Understanding Sepsis

Sepsis is a life threatening dysfunction of organs in response to an overwhelming infection. It is most often caused by bacteria. It ranges in severity from sepsis to severe sepsis to septic shock. All forms of sepsis are a medical emergency. It needs to be treated right away.

What is sepsis?

Sepsis is when the body reacts to an infection with a severe inflammatory response. It can be caused by bacteria, fungus, or a virus. Sepsis can cause many kinds of problems throughout the body. It can lead to severe low blood pressure (shock) and organ failure. This can lead to death if not treated.

Sepsis is most common in:

  • Adults 65 years and older

  • Patients in intensive care units (ICUs) or with devices such as central venous lines or urinary catheters

  • People with an infection such as bacteremia (blood infection), pneumonia, meningitis, or a urinary tract infection

  • People who have an illness such as some cancers, diabetes, or long-term kidney or liver disease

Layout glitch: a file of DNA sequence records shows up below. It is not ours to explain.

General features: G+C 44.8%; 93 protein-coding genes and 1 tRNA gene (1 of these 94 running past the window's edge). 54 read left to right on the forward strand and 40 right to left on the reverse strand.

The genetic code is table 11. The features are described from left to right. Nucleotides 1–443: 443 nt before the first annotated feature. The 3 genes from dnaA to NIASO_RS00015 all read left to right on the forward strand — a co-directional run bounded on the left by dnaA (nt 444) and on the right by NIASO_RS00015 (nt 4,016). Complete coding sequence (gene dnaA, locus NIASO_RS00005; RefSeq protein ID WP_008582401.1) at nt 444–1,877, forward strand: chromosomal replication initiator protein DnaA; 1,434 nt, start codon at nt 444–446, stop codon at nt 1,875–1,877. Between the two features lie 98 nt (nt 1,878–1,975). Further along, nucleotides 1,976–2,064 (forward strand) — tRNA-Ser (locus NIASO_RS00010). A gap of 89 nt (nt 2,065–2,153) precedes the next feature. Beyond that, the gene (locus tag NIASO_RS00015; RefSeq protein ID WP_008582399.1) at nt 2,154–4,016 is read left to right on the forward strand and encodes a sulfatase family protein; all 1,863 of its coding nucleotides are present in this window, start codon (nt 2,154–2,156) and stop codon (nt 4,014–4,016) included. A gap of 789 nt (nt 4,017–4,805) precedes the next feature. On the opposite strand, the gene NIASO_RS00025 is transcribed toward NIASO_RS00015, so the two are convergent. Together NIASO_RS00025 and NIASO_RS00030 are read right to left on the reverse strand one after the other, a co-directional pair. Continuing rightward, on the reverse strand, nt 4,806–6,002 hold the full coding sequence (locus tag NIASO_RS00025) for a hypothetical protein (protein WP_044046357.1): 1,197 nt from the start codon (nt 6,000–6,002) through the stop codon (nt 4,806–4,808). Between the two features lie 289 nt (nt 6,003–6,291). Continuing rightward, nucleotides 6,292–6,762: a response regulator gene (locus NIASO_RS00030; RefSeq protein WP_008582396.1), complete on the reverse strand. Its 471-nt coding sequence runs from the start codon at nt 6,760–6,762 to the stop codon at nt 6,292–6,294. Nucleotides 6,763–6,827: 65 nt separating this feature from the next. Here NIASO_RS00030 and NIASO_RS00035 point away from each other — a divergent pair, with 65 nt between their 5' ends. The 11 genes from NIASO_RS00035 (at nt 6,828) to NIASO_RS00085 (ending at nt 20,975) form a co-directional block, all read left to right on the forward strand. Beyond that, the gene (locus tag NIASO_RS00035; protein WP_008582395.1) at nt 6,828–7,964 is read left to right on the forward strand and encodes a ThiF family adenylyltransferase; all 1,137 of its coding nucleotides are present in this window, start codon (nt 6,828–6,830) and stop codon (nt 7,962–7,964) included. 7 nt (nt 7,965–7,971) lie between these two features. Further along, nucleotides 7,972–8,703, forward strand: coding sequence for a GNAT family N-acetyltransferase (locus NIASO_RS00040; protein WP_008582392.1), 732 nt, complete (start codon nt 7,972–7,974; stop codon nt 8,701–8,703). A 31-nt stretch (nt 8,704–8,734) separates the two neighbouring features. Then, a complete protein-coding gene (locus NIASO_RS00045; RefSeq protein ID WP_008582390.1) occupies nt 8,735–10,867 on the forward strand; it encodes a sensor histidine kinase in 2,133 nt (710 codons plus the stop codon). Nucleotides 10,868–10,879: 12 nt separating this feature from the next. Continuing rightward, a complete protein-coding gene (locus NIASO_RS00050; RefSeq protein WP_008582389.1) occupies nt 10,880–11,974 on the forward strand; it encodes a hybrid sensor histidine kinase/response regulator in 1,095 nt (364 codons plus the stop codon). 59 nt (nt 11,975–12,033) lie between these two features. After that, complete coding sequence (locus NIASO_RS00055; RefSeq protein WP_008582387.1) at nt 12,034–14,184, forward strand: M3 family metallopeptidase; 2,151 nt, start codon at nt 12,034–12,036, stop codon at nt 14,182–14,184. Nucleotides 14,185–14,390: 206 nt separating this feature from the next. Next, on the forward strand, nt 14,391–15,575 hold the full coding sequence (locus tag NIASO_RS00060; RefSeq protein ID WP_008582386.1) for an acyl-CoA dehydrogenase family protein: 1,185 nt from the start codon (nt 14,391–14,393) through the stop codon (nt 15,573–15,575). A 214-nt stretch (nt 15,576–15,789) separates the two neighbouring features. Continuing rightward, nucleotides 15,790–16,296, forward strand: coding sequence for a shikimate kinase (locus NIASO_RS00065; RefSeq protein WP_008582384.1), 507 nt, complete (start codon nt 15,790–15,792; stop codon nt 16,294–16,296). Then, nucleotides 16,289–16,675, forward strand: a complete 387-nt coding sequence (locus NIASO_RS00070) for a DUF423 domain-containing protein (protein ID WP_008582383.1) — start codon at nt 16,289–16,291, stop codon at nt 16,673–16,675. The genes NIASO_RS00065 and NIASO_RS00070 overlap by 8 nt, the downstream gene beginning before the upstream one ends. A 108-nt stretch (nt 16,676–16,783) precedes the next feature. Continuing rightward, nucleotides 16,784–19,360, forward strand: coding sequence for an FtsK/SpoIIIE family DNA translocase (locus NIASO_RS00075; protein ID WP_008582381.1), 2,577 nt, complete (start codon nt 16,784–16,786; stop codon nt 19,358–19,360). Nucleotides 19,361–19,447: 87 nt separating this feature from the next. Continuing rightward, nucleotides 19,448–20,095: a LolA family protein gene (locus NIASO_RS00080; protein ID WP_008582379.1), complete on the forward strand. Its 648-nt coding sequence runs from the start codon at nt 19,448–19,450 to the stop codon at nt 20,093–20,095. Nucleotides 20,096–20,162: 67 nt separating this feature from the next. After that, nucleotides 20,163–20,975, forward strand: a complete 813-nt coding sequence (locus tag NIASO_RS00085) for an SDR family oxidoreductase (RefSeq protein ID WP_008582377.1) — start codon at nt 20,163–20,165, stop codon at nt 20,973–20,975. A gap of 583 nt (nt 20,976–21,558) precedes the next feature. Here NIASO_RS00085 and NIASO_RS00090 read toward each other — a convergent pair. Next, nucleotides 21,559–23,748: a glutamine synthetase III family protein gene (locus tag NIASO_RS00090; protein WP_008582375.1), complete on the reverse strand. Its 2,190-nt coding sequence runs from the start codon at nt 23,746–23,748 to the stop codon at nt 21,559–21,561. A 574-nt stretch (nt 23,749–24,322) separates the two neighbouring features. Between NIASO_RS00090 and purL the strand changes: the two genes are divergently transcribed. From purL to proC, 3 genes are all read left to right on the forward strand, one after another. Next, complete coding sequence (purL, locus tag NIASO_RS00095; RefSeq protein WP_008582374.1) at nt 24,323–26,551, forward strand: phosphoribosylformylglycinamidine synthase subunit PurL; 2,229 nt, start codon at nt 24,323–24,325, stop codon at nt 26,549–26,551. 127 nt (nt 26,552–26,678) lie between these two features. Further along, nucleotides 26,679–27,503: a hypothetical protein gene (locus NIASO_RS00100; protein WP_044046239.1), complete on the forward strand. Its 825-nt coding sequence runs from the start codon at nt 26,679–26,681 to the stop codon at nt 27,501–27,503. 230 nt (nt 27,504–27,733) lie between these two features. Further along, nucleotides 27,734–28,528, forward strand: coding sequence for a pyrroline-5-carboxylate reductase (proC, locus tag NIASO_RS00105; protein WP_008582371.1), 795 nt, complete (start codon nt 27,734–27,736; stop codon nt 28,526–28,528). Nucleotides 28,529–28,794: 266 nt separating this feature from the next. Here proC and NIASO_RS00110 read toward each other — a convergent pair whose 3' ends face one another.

• People with immune system diseases like HIV or AIDS, or those taking medicines that affect the immune system

  • People being treated with chemotherapy medicines, steroid medicines, or radiation

  • People with severe injuries, including burns

Signs and symptoms of sepsis

Signs and symptoms of sepsis can include:

  • Chills and shaking

  • High fever

  • Low blood pressure

  • Rapid heartbeat

  • Rapid breathing

  • Shortness of breath

  • Severe nausea or uncontrolled vomiting

  • Confusion and possibly coma

  • Dizziness

  • Decreased urination

  • Severe pain, including in the back or joints 

Diagnosing sepsis

If your healthcare provider thinks you may have sepsis, you will be given tests. You may have blood and urine tests, as well as cultures. These are done to look for bacteria, viruses, or fungus. Other tests may check for problems with your organs. You may also have X-rays or other imaging tests. These may be done to look at your organs to locate the source of infection.

Treating sepsis

If you have sepsis, your healthcare provider will give you antibiotics through a thin, flexible tube put into a vein in your arm (IV). You will also be given a large amount of fluids through the IV. You may also be given nutrition or other medicines through your IV. Your healthcare provider will talk with you about other treatments you may need. These may include using an oxygen mask or a ventilator to help with breathing. This may also include medicine that raises your blood pressure. Treatment may last at least 7 to 10 days. Sepsis must be treated in the hospital, often in the intensive care unit (ICU). Even with aggressive treatment, sepsis can be fatal.